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ERIC Number: ED257510
Record Type: Non-Journal
Publication Date: 1985-Jun
Pages: 52
Abstractor: N/A
Reference Count: N/A
ISBN: N/A
ISSN: N/A
Academic Standards Research Proposal: The Effect of the Restriction Policy on Student Achievement and Enrollment. Research Report 85-5.
Quinley, John W.; Karr, Rosemary
A study was conducted at Harford Community College (HCC) to assess the effects of a recently implemented set of more stringent academic standards. The new policies included placing students on academic restriction (i.e., restricting the number of units they may take) if their quality point index fell below a certain level. The study sought information on student demographic characteristics; reasons for student failure to re-enroll and the relationship between these reasons and the new academic standards; students' views of the standards; the quality of advising at the college; and recommended modifications of the standards. The study included an analysis of student records and a survey of 136 students enrolled at HCC, a survey of 174 students who did not return to the college in fall 1984, and a survey of 44 advisors. Based on responses from 80% of the enrolled students, 57% of the students who did not return, and 70% of the advisors, study findings revealed: (1) 60% of the students placed on academic restriction were 20 years of age or younger; (2) 68% of the students who did not return to HCC said they were unable to apply themselves to their studies and 46% had a conflict between their job and their studies; (3) the placement test scores of students on restriction were almost identical to those of the entire student body; and (4) 56% of the non-returning students indicated that restrictions on their credit load were not important in their decision not to return. The report includes the survey instrument and student comments. (HB)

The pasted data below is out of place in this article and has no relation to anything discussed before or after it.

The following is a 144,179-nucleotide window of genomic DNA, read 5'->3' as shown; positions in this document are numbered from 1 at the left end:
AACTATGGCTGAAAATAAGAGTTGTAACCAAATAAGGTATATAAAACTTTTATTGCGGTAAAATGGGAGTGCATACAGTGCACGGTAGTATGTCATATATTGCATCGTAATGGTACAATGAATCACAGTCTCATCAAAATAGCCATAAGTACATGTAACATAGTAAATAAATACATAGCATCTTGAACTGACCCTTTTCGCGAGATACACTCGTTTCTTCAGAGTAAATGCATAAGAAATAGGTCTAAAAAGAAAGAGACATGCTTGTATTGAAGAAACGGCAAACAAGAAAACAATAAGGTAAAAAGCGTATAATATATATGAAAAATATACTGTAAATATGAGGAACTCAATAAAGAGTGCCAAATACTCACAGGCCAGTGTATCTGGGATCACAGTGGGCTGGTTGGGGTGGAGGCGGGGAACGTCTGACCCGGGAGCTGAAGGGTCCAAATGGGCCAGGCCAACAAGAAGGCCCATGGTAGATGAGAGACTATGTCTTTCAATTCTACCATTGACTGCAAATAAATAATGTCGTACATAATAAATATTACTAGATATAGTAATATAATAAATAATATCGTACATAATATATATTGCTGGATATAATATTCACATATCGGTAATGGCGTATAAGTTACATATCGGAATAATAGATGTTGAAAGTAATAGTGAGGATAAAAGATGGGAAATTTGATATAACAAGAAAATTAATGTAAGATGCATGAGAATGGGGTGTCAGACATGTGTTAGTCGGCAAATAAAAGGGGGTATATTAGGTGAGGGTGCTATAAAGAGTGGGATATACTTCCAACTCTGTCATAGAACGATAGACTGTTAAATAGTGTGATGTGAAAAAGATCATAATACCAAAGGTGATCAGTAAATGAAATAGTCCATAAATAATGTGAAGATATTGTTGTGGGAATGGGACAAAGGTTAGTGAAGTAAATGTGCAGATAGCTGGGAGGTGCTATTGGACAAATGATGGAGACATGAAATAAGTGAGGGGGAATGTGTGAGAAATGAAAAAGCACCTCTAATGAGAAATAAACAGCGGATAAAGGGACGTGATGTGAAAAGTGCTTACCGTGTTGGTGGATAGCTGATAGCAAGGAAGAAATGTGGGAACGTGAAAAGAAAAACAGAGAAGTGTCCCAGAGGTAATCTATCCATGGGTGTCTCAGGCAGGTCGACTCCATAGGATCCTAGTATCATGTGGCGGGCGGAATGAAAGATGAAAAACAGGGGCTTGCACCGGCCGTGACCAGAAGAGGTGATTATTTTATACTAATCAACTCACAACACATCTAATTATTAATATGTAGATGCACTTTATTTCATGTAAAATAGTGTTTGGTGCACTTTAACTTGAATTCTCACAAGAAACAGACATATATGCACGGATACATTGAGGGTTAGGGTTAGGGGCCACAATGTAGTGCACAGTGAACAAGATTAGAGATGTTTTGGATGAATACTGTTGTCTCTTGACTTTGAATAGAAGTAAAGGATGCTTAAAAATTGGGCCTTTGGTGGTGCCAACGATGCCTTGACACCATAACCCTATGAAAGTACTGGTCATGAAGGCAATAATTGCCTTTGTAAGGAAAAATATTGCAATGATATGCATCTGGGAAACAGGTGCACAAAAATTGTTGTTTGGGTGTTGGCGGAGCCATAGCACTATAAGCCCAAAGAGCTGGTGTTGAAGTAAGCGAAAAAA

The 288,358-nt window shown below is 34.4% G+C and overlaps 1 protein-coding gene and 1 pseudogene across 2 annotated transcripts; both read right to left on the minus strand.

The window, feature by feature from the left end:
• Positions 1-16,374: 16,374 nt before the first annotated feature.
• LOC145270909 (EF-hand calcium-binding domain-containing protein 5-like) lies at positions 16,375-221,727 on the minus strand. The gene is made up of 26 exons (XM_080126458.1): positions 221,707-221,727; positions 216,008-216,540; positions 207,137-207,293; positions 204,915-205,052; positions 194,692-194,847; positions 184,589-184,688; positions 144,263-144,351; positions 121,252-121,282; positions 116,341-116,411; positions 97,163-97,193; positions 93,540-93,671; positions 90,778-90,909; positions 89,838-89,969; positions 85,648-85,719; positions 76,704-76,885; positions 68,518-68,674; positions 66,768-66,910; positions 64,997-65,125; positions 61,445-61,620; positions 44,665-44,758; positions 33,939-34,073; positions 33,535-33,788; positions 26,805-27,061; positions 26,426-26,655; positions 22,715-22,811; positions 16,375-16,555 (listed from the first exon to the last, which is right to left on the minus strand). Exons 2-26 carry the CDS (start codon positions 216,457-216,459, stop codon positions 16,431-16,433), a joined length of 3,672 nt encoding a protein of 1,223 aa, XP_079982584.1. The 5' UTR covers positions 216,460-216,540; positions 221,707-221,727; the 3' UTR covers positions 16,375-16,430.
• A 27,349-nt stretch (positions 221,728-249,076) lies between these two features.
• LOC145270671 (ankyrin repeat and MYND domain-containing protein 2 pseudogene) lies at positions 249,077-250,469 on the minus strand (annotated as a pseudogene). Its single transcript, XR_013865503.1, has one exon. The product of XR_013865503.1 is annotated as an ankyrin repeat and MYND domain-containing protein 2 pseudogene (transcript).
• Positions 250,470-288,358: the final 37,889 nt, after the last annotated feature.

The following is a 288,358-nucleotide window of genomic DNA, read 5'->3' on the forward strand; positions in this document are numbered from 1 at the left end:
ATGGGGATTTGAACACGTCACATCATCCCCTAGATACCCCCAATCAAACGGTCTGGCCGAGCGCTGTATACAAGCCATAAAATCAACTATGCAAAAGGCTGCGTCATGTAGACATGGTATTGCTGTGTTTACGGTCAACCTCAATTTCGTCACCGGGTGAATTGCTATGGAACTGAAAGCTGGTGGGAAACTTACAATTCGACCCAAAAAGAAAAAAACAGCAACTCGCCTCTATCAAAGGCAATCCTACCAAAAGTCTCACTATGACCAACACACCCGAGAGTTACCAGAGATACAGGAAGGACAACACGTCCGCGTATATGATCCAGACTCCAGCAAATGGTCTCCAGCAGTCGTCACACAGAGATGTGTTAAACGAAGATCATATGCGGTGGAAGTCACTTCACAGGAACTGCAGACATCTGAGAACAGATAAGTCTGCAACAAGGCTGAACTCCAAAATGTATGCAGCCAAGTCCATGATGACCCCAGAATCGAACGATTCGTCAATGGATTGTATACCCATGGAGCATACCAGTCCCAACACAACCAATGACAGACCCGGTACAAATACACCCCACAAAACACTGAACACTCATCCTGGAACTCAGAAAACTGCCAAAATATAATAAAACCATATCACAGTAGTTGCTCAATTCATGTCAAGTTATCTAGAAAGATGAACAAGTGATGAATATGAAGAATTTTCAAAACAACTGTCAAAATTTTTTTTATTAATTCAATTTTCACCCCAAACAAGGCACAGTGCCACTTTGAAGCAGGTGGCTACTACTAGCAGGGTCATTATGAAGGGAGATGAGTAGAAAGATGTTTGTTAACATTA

Publication Type: Reports - Research; Tests/Questionnaires
Education Level: N/A
Audience: N/A
Language: English
Sponsor: N/A
Authoring Institution: Harford Community Coll., Bel Air, MD. Office of Institutional Research.